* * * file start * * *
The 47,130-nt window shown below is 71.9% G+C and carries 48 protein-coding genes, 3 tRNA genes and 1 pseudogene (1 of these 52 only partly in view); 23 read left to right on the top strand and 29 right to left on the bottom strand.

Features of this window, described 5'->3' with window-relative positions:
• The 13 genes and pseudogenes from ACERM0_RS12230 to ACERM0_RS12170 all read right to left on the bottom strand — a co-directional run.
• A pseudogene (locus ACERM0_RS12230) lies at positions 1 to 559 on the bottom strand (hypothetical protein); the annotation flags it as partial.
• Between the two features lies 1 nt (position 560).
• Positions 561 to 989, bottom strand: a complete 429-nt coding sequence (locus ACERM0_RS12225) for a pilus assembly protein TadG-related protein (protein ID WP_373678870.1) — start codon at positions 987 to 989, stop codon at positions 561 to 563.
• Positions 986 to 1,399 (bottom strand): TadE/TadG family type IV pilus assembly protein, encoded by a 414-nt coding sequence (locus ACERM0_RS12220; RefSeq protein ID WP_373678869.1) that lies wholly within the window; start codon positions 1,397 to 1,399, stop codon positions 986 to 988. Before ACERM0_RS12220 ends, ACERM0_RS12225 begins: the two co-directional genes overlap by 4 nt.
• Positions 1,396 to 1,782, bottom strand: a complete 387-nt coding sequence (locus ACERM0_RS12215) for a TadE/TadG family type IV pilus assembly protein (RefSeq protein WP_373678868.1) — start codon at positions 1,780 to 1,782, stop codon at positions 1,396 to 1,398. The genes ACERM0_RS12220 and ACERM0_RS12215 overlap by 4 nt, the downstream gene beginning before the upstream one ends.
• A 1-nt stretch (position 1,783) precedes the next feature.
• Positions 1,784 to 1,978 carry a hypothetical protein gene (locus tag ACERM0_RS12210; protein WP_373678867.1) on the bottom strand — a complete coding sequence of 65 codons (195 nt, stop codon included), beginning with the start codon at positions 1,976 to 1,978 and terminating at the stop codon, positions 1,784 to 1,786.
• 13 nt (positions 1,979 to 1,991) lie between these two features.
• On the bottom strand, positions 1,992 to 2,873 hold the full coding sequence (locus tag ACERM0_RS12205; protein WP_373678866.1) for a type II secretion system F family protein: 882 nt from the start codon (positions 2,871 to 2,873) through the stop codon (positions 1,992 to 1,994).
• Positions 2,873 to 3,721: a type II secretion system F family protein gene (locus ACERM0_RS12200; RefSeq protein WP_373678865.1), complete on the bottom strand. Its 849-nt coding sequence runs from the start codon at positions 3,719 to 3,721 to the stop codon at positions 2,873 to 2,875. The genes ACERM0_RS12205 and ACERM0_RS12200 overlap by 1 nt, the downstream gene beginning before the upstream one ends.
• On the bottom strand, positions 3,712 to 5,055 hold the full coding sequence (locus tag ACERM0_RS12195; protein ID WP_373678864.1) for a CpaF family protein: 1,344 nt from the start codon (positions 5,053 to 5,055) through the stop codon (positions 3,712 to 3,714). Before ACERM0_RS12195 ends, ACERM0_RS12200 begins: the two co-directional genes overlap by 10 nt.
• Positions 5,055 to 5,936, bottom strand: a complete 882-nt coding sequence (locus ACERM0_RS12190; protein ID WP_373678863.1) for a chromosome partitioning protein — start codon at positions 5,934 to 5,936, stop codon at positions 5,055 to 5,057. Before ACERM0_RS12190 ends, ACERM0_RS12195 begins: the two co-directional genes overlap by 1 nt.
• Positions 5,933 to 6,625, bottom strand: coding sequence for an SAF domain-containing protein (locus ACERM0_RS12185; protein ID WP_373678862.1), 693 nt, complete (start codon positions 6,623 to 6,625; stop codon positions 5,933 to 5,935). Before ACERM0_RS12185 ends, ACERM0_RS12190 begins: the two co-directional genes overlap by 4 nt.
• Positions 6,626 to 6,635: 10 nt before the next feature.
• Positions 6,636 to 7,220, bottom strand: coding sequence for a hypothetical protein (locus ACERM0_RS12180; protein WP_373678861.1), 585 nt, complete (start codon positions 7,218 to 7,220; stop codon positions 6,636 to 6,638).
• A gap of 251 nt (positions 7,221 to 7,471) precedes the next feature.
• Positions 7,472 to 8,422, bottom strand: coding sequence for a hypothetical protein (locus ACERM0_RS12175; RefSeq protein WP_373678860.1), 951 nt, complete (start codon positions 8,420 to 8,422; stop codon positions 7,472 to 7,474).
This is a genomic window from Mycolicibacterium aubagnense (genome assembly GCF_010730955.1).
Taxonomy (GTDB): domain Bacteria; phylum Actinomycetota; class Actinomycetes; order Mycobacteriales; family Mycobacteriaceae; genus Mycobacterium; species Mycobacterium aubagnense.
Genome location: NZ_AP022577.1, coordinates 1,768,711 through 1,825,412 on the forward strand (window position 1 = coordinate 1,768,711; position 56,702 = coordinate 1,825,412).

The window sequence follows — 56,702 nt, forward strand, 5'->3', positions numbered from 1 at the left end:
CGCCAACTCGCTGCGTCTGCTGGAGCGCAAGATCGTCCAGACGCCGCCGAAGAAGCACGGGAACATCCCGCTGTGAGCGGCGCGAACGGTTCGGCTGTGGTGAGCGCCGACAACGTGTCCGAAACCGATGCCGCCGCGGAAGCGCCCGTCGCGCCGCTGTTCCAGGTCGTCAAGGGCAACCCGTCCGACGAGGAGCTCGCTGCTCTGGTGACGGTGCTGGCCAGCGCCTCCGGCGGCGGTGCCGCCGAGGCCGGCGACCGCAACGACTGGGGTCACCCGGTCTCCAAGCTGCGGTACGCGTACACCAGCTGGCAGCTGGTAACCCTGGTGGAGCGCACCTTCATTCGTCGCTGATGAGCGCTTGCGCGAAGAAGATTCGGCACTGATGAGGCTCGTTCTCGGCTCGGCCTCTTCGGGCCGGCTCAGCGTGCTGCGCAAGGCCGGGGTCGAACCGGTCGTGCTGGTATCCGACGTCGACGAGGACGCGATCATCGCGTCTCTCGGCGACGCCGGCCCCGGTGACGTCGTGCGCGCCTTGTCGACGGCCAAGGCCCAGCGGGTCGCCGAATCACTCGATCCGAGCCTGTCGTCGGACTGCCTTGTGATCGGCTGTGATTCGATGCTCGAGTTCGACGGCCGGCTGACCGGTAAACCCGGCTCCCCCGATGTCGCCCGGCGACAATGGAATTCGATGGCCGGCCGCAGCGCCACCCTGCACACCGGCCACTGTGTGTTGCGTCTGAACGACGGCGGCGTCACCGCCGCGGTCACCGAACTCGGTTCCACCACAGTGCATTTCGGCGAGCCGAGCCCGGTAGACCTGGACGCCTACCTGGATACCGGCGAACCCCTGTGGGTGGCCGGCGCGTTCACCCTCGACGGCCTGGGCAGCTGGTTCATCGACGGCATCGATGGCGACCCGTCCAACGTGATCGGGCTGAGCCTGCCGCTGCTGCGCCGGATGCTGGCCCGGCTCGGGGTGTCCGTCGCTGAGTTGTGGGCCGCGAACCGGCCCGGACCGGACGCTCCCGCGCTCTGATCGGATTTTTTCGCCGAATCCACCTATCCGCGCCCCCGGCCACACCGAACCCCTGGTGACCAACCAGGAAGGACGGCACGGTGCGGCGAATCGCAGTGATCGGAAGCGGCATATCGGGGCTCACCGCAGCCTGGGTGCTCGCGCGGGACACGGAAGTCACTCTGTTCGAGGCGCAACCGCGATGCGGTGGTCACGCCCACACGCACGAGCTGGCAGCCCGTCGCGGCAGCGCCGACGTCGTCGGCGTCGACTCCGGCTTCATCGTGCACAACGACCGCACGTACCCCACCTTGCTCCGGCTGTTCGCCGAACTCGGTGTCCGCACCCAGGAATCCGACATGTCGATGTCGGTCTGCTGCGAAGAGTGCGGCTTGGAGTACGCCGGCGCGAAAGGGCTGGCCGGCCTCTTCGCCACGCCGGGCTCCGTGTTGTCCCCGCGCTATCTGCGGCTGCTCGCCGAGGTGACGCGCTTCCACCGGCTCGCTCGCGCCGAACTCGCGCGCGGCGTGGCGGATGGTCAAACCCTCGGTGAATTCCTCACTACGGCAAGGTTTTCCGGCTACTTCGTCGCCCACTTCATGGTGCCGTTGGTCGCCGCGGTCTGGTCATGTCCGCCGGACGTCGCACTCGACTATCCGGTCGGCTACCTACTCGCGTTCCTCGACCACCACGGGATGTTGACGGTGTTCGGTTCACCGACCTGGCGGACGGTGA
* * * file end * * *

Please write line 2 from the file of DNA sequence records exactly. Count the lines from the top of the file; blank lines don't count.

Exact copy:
Features of this window, described 5'->3' with window-relative positions: